—Is it Christmas already?
I wondered when I saw that the detergent mascot was already wearing his Santa Claus suit on the packaging. On my cell phone I checked that it was already December. I looked around. Every aisle was decked out in all the classic colors and symbolism of the season.
I finished shopping and arrived at my apartment. Why hadn’t I noticed? How long had it taken me to finish that report? I looked at my altar for the day of the dead. The leaves of my cempasúchil flowers were completely dry and all my food had spoiled and worm-eaten. I put away the things in the pantry, got out the detergent and set about cleaning my mess.
As I picked up, I remembered that it hadn’t been one report, but a series of them that came out after the first of November. One after another. My feedings and departures were short, quick. After all, if I didn’t finish on time, I was going to lose my job because of the cutbacks they started making in the middle of this year. Being punctual and efficient was no longer good enough.
But is it really possible to live a month and a half away? Well, all my payments were directed to my credit card, and since I don’t have credit cards, I never had to go and pay, as my debts were automatically settled in my debit account that never lost funds because the company’s project deposits fell on it.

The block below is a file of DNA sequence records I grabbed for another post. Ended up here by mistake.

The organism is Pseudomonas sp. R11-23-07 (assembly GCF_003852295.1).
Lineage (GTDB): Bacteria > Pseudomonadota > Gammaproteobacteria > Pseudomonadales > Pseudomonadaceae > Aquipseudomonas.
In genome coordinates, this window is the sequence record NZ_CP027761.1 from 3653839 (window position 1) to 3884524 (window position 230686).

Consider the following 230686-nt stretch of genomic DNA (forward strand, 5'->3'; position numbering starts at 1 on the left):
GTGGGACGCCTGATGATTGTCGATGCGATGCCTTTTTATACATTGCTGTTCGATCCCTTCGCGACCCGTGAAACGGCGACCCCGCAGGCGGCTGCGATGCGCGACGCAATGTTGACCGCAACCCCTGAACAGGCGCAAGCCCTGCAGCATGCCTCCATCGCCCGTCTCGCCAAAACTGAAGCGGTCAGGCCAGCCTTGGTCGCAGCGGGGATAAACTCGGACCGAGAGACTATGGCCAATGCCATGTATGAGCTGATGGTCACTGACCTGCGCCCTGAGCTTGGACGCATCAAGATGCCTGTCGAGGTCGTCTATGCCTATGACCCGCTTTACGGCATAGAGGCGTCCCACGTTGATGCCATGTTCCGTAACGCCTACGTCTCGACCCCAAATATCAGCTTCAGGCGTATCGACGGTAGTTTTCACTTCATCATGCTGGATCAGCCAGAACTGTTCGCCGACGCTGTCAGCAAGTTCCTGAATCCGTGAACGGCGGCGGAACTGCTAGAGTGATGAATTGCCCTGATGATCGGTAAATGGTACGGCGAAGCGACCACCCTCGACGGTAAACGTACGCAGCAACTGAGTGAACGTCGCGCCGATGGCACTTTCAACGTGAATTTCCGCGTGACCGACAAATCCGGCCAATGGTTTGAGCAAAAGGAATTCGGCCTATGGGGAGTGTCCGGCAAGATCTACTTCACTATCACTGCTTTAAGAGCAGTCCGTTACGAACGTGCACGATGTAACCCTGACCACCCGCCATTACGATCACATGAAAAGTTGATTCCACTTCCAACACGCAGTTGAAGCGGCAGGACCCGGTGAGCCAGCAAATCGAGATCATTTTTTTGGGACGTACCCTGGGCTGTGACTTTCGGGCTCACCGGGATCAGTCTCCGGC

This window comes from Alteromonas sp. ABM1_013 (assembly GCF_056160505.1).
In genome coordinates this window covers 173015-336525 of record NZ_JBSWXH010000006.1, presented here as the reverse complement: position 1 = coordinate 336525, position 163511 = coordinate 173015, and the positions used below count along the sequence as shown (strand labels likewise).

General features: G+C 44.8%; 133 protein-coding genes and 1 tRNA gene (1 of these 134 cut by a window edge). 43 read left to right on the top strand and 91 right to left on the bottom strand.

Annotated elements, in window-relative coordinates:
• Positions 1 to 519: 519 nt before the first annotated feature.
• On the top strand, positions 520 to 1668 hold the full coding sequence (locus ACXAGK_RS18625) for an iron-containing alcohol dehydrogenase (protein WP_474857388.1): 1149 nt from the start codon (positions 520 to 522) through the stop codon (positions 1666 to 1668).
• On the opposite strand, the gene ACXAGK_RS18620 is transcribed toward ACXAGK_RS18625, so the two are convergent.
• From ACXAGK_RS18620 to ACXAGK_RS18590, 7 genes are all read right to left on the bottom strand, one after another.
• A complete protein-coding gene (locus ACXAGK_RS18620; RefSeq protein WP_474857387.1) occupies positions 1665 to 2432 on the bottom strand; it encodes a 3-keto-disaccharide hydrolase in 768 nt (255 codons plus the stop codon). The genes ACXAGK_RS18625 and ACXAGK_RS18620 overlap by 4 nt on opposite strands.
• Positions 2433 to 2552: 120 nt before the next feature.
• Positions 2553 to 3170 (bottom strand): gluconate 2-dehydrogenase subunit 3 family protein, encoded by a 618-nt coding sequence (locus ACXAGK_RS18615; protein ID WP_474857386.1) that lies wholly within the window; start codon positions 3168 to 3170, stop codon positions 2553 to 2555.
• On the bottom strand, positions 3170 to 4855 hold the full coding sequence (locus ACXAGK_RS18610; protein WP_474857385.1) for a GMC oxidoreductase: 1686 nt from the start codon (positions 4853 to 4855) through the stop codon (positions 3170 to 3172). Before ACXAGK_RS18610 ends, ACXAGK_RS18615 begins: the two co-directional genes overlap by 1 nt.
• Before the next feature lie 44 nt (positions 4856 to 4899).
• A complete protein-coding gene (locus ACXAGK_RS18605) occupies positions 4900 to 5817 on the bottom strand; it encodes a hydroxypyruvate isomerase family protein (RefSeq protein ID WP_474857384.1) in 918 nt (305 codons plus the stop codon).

And the people around me? I opened my social networks and noticed that there were no notifications. I guess if you don’t write to your contacts, they forget you exist. Since I became forcibly independent, I became independent of human contact. Perhaps because the only people I had close relationships with were already in my altar. Wow, I could have died and no one would know, not even at work. They would fire me rather than investigate why I don’t answer messages. After all, in this day and age, what they want is to have pretexts to run people off and they don’t have time to worry about them.
I finished all my cleaning work. My apartment was beautiful. I sat down and looked out the window at the Christmas hustle and bustle downstairs.
—Aren’t you going to put up a tree?
—I don’t believe in God and I’m not Celtic… what is the point?
—If you don’t believe in God, why were you putting up an altar?
—Because while I’m putting it up I remember every single person there.
I got a lump in my throat.
—And don’t you have nice memories putting up the tree?
I smiled, went to the bedroom and looked for my mom’s Christ Child. I had kept it, I don’t know why. No, wait. I do know why! I just remember every twenty-fourth of December, my mom and dad cooed over their Christ Child. Suddenly, I couldn’t help crying. I kissed the child’s foot and walked around cooing to him.
—See, you can remember us with this too.
Why are these random memories the ones that make us cry the most when we get old?